China's authorities have unveiled guidelines to boost workplace safety at mines, state media Xinhua News Agency reported.
The guidelines will tighten grips on market access within the mining sector. Stringent criteria and standards will be implemented to ensure that only safe and compliant mining operations are allowed.
To address safety concerns, the guidelines advocate for the transformation of existing mines. This includes stopping the construction of new coal mines with annual production capacity below 900,000 tonnes, risks of coal and gas outbursts, and complex hydrogeological conditions. Furthermore, mines failing to meet these safety standards will face closure.
Emphasizing technological advancements, the guidelines endorse the mechanization, automation, and intelligent upgrading of mining processes. These modernizations will not only enhance efficiency but also reduce the potential for accidents.
Another facet of these guidelines is the refinement of safety management systems. This involves comprehensive safety hazard assessments and regular screenings to identify and mitigate potential risks effectively.
The guidelines assert the importance of local authorities in ensuring mining safety. Efforts will be made to ensure that these authorities fulfill their supervisory responsibilities effectively, thereby minimizing risks at the local level.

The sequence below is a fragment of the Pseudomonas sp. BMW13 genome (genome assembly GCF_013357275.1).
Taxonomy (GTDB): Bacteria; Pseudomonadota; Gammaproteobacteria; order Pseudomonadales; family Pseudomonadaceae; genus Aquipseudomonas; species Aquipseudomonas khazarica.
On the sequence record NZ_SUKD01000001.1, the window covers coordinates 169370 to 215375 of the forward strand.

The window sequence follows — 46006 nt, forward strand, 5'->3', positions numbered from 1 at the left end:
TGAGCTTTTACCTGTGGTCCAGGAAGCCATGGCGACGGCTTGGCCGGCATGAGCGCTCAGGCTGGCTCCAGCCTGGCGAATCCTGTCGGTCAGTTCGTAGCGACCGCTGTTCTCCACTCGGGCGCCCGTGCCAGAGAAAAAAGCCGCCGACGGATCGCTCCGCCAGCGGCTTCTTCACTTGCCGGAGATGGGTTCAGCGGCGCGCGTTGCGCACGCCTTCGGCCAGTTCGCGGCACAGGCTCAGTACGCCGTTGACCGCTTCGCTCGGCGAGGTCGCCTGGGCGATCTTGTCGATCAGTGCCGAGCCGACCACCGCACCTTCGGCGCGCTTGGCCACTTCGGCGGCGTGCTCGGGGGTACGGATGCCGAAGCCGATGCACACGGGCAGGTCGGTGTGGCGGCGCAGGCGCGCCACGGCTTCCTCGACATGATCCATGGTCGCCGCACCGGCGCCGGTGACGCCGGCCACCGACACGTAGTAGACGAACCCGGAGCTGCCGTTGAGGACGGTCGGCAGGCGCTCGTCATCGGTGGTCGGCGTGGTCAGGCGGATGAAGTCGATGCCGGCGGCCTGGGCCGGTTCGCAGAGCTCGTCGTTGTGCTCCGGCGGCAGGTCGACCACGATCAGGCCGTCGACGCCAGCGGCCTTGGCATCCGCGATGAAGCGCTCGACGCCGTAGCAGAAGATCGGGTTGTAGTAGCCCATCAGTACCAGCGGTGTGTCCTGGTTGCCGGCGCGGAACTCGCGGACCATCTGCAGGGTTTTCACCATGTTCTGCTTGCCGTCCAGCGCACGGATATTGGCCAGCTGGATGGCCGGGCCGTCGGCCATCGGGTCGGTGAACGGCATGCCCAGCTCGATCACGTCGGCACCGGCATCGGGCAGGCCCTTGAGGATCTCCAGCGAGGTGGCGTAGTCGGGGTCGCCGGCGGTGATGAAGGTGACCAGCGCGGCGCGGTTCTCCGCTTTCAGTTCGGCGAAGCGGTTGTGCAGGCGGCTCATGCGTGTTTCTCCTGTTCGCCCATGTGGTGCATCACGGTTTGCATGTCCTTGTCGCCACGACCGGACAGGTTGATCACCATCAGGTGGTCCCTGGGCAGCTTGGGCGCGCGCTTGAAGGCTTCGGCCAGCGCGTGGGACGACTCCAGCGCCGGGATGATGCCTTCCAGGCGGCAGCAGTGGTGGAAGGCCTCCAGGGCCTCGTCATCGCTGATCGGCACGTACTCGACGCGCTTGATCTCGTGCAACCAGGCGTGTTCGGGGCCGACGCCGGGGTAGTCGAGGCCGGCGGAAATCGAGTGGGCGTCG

To align with contemporary safety requirements, the guidelines recommend the revision of the country's mine safety laws. This will enable more robust legal frameworks to govern mining operations.
Strengthening investigations into mining accidents is another imperative aspect of these guidelines. This initiative aims to identify the root causes of accidents and enforce stricter safety measures.
The move came in response to recent coal mining accidents and at a time when the overall coal supply is loosened, suggesting the government is stepping up efforts in coal mining safety while maintaining steady production.
On August 21, a gas explosion claimed the loss of 11 lives at a coal mine in northern western China's Shaanxi province, another major accident this year following another one that killed 53 people on February 22 in Inner Mongolia.